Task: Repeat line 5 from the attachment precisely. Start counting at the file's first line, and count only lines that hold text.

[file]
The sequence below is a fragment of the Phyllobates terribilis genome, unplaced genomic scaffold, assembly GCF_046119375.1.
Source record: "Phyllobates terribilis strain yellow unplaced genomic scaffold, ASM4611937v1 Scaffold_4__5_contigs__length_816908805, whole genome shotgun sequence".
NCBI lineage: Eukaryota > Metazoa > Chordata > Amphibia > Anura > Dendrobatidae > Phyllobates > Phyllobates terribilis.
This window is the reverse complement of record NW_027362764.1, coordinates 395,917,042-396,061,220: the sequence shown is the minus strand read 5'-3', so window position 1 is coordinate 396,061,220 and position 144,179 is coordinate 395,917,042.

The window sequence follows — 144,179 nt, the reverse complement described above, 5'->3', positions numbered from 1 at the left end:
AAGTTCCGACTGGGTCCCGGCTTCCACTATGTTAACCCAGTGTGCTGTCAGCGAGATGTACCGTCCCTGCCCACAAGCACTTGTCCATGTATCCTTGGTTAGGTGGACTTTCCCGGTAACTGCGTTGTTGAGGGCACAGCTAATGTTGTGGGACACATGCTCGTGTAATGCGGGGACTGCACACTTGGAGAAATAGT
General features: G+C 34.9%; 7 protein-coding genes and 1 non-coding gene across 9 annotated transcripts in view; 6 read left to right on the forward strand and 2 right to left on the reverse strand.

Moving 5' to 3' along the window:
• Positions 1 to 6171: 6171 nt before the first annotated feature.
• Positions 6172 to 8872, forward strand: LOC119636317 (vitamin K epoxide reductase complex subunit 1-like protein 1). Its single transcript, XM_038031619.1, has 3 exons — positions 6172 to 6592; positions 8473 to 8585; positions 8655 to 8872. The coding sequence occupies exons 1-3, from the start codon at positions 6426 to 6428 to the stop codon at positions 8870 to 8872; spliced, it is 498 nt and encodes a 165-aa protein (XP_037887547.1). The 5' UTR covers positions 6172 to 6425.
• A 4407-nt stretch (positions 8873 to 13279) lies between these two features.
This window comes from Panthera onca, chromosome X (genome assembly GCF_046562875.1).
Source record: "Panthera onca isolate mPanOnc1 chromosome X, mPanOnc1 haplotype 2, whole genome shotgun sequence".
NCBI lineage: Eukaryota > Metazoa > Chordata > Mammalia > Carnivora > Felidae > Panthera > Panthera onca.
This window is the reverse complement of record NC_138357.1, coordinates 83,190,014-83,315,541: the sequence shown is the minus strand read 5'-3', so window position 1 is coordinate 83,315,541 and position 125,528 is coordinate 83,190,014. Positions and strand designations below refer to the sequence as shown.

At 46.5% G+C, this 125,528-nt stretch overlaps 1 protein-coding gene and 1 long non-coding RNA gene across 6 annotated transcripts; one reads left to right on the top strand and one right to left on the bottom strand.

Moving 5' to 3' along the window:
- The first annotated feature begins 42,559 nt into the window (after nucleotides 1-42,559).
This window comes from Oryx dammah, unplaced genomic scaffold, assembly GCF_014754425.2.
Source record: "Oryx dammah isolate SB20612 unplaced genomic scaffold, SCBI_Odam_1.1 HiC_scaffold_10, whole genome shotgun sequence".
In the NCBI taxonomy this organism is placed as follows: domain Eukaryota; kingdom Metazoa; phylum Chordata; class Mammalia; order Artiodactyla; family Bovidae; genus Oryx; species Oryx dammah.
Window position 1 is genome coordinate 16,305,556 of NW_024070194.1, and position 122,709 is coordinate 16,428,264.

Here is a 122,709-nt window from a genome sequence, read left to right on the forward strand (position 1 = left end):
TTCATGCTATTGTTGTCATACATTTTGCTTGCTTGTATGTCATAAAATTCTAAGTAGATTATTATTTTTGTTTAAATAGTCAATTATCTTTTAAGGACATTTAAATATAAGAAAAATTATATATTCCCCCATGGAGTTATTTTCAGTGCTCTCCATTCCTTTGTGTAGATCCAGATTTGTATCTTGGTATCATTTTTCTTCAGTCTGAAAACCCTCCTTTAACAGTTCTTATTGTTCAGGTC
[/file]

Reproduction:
The window sequence follows — 144,179 nt, the reverse complement described above, 5'->3', positions numbered from 1 at the left end: